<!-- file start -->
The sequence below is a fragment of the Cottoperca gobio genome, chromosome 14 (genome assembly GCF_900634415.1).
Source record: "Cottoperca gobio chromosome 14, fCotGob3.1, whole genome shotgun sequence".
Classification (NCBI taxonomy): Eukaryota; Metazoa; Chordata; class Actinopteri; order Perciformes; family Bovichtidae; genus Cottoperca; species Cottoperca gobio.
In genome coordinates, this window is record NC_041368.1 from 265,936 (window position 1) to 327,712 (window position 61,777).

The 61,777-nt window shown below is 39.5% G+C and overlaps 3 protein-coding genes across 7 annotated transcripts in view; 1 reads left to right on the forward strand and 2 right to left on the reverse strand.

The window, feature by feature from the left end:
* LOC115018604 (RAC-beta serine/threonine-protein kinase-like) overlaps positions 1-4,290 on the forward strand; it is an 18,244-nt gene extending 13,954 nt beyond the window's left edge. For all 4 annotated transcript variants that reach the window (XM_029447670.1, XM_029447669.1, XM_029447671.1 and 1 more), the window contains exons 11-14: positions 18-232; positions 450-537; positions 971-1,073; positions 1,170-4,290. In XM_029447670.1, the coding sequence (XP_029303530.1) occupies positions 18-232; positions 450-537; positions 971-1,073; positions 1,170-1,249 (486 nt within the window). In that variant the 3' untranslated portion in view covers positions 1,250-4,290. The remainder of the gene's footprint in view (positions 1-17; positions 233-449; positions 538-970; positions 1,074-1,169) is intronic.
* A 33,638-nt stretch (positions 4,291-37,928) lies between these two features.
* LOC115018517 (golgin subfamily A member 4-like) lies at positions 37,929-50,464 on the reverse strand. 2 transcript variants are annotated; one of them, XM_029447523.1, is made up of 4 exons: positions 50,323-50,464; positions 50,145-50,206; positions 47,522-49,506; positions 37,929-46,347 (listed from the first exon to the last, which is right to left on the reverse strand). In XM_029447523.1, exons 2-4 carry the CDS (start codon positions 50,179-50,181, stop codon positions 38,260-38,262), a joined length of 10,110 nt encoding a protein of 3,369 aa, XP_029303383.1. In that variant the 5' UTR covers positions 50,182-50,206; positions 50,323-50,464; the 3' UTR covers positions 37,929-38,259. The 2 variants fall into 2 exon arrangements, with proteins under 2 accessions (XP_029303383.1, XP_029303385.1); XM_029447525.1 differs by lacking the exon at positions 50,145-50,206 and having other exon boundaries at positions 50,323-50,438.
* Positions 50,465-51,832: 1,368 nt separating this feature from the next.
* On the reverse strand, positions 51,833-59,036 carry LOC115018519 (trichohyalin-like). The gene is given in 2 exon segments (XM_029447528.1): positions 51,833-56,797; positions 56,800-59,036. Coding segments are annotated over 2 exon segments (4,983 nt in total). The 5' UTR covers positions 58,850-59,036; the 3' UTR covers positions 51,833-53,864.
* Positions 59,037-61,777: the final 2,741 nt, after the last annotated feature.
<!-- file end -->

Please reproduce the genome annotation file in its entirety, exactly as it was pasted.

The sequence below is a fragment of the Cottoperca gobio genome, chromosome 14 (genome assembly GCF_900634415.1).
Source record: "Cottoperca gobio chromosome 14, fCotGob3.1, whole genome shotgun sequence".
Classification (NCBI taxonomy): Eukaryota; Metazoa; Chordata; class Actinopteri; order Perciformes; family Bovichtidae; genus Cottoperca; species Cottoperca gobio.
In genome coordinates, this window is record NC_041368.1 from 265,936 (window position 1) to 327,712 (window position 61,777).

The 61,777-nt window shown below is 39.5% G+C and overlaps 3 protein-coding genes across 7 annotated transcripts in view; 1 reads left to right on the forward strand and 2 right to left on the reverse strand.

The window, feature by feature from the left end:
* LOC115018604 (RAC-beta serine/threonine-protein kinase-like) overlaps positions 1-4,290 on the forward strand; it is an 18,244-nt gene extending 13,954 nt beyond the window's left edge. For all 4 annotated transcript variants that reach the window (XM_029447670.1, XM_029447669.1, XM_029447671.1 and 1 more), the window contains exons 11-14: positions 18-232; positions 450-537; positions 971-1,073; positions 1,170-4,290. In XM_029447670.1, the coding sequence (XP_029303530.1) occupies positions 18-232; positions 450-537; positions 971-1,073; positions 1,170-1,249 (486 nt within the window). In that variant the 3' untranslated portion in view covers positions 1,250-4,290. The remainder of the gene's footprint in view (positions 1-17; positions 233-449; positions 538-970; positions 1,074-1,169) is intronic.
* A 33,638-nt stretch (positions 4,291-37,928) lies between these two features.
* LOC115018517 (golgin subfamily A member 4-like) lies at positions 37,929-50,464 on the reverse strand. 2 transcript variants are annotated; one of them, XM_029447523.1, is made up of 4 exons: positions 50,323-50,464; positions 50,145-50,206; positions 47,522-49,506; positions 37,929-46,347 (listed from the first exon to the last, which is right to left on the reverse strand). In XM_029447523.1, exons 2-4 carry the CDS (start codon positions 50,179-50,181, stop codon positions 38,260-38,262), a joined length of 10,110 nt encoding a protein of 3,369 aa, XP_029303383.1. In that variant the 5' UTR covers positions 50,182-50,206; positions 50,323-50,464; the 3' UTR covers positions 37,929-38,259. The 2 variants fall into 2 exon arrangements, with proteins under 2 accessions (XP_029303383.1, XP_029303385.1); XM_029447525.1 differs by lacking the exon at positions 50,145-50,206 and having other exon boundaries at positions 50,323-50,438.
* Positions 50,465-51,832: 1,368 nt separating this feature from the next.
* On the reverse strand, positions 51,833-59,036 carry LOC115018519 (trichohyalin-like). The gene is given in 2 exon segments (XM_029447528.1): positions 51,833-56,797; positions 56,800-59,036. Coding segments are annotated over 2 exon segments (4,983 nt in total). The 5' UTR covers positions 58,850-59,036; the 3' UTR covers positions 51,833-53,864.
* Positions 59,037-61,777: the final 2,741 nt, after the last annotated feature.